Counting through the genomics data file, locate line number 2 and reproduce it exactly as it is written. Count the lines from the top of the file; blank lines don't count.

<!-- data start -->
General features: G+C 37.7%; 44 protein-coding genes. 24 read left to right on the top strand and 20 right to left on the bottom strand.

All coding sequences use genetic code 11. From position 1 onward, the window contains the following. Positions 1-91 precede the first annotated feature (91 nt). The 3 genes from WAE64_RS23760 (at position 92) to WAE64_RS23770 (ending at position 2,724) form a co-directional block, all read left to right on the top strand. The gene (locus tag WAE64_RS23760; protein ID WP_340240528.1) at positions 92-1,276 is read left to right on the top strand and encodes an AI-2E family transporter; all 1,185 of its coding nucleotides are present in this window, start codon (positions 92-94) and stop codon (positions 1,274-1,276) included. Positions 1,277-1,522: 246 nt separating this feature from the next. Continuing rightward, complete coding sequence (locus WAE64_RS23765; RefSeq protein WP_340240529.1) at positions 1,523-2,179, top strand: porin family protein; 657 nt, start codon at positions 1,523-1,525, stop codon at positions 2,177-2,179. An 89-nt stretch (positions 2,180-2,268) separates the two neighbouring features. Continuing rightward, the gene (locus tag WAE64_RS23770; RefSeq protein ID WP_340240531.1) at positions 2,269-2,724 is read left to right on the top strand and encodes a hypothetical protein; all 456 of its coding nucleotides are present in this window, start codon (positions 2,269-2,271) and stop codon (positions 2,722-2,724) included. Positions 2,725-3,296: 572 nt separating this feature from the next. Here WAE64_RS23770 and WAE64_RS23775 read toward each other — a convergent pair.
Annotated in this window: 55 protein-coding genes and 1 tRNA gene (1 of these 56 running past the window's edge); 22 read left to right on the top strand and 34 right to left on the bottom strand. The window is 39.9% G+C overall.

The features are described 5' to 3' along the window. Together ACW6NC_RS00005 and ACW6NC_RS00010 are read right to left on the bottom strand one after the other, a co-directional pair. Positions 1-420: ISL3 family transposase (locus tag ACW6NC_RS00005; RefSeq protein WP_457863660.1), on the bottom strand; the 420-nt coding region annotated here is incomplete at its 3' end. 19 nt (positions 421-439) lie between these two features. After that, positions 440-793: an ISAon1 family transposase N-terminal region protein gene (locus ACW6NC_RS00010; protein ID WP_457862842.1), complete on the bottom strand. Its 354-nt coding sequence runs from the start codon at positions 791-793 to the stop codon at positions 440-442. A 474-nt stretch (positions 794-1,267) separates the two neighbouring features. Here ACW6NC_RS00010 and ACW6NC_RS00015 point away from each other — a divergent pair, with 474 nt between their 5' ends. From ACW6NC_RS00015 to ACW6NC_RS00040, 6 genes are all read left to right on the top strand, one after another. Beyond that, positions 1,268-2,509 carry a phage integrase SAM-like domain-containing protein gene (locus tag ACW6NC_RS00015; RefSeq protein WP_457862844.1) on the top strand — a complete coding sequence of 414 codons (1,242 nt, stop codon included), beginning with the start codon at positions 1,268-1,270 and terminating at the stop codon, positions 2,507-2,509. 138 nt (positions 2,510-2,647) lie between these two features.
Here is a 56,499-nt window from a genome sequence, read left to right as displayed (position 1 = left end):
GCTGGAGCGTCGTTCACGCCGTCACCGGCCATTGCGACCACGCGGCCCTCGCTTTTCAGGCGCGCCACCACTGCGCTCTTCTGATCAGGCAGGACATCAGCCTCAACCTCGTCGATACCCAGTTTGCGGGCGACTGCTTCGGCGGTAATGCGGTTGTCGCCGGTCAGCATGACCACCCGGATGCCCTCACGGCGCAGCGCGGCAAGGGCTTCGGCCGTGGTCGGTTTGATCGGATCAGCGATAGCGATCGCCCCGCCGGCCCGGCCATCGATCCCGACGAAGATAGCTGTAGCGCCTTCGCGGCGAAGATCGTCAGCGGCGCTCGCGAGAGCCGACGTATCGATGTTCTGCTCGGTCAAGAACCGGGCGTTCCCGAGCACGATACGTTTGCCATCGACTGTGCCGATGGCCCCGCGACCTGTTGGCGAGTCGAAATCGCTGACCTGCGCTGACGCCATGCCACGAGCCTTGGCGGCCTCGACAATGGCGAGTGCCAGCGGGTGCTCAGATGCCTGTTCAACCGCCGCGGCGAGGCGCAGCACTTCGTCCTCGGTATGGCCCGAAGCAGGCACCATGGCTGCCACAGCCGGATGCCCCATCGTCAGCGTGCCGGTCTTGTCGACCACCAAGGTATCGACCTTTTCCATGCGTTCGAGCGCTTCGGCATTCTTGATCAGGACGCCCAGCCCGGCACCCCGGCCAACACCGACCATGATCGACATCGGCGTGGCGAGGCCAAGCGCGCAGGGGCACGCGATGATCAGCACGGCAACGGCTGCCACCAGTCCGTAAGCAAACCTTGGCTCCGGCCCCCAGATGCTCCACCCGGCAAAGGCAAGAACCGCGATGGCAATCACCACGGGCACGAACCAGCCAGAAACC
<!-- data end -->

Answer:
All coding sequences use genetic code 11. From position 1 onward, the window contains the following. Positions 1-91 precede the first annotated feature (91 nt). The 3 genes from WAE64_RS23760 (at position 92) to WAE64_RS23770 (ending at position 2,724) form a co-directional block, all read left to right on the top strand. The gene (locus tag WAE64_RS23760; protein ID WP_340240528.1) at positions 92-1,276 is read left to right on the top strand and encodes an AI-2E family transporter; all 1,185 of its coding nucleotides are present in this window, start codon (positions 92-94) and stop codon (positions 1,274-1,276) included. Positions 1,277-1,522: 246 nt separating this feature from the next. Continuing rightward, complete coding sequence (locus WAE64_RS23765; RefSeq protein WP_340240529.1) at positions 1,523-2,179, top strand: porin family protein; 657 nt, start codon at positions 1,523-1,525, stop codon at positions 2,177-2,179. An 89-nt stretch (positions 2,180-2,268) separates the two neighbouring features. Continuing rightward, the gene (locus tag WAE64_RS23770; RefSeq protein ID WP_340240531.1) at positions 2,269-2,724 is read left to right on the top strand and encodes a hypothetical protein; all 456 of its coding nucleotides are present in this window, start codon (positions 2,269-2,271) and stop codon (positions 2,722-2,724) included. Positions 2,725-3,296: 572 nt separating this feature from the next. Here WAE64_RS23770 and WAE64_RS23775 read toward each other — a convergent pair.